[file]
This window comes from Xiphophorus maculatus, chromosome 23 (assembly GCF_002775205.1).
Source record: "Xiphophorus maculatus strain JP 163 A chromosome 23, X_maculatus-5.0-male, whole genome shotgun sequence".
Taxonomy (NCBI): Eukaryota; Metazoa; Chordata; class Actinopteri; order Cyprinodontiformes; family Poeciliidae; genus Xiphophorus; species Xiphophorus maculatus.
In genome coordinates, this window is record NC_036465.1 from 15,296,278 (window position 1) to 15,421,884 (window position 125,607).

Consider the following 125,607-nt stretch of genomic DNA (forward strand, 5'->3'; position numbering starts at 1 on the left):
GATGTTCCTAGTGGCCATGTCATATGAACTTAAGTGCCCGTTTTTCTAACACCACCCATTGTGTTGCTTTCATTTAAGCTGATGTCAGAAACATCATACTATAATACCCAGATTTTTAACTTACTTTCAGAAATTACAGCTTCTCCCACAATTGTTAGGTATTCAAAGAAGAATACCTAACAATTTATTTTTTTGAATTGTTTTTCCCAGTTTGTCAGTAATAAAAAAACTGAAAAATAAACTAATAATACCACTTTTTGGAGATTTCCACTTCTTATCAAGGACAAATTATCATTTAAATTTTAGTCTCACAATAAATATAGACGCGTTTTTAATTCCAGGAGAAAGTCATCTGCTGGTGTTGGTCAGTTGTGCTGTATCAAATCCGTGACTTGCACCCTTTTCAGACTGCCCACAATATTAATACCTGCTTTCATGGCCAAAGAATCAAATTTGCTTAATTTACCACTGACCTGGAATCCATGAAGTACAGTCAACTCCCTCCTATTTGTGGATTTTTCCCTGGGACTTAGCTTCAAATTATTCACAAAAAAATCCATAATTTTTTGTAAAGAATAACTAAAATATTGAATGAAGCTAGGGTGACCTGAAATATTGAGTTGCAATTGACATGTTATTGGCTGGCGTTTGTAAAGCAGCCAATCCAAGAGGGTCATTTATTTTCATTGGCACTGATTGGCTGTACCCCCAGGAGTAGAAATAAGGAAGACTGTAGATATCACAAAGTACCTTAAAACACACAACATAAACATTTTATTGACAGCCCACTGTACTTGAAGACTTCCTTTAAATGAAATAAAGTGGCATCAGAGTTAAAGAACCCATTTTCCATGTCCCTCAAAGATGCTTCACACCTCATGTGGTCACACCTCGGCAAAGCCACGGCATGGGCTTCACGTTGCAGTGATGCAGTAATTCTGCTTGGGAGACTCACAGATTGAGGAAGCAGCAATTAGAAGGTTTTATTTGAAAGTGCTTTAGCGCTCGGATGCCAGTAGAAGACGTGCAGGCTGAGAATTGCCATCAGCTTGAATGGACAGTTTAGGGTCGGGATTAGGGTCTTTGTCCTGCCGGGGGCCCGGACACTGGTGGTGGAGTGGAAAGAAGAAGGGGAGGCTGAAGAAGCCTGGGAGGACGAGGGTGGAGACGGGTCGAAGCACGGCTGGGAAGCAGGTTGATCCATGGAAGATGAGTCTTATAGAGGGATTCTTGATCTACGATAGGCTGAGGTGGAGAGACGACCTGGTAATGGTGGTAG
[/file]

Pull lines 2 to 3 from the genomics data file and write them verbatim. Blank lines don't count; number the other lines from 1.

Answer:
Source record: "Xiphophorus maculatus strain JP 163 A chromosome 23, X_maculatus-5.0-male, whole genome shotgun sequence".
Taxonomy (NCBI): Eukaryota; Metazoa; Chordata; class Actinopteri; order Cyprinodontiformes; family Poeciliidae; genus Xiphophorus; species Xiphophorus maculatus.